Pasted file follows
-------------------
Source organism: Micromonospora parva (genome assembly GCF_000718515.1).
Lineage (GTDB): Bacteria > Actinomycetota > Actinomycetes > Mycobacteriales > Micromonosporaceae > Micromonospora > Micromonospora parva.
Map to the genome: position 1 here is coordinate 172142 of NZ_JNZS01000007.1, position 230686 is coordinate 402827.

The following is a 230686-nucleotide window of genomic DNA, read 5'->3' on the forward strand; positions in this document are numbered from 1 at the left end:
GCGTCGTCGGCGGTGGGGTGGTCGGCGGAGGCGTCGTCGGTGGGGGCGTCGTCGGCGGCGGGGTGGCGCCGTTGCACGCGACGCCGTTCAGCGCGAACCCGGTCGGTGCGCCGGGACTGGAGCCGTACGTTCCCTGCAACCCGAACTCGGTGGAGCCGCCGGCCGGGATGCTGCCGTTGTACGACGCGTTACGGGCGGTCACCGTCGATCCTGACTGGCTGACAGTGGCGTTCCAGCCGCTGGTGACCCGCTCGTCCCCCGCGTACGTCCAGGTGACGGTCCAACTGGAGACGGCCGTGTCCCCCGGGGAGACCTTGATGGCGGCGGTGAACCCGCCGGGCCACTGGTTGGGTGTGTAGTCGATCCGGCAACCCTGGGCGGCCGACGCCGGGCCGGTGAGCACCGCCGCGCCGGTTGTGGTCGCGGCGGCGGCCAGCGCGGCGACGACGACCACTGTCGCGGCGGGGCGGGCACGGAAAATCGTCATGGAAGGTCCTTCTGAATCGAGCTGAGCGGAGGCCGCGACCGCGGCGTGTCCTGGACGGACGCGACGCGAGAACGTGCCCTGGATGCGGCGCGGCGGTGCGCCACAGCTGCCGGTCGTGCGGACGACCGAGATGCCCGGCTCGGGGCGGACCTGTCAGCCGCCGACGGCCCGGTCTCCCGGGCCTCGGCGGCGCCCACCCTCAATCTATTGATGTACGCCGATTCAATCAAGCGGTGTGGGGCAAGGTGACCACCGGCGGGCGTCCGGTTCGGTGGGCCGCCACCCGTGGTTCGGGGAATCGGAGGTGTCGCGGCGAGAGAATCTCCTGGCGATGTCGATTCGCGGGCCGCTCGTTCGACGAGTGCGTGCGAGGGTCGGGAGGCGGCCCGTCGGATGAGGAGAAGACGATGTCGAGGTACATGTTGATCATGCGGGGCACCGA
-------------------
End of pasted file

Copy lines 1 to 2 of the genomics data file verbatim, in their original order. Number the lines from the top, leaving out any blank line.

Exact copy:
Source organism: Micromonospora parva (genome assembly GCF_000718515.1).
Lineage (GTDB): Bacteria > Actinomycetota > Actinomycetes > Mycobacteriales > Micromonosporaceae > Micromonospora > Micromonospora parva.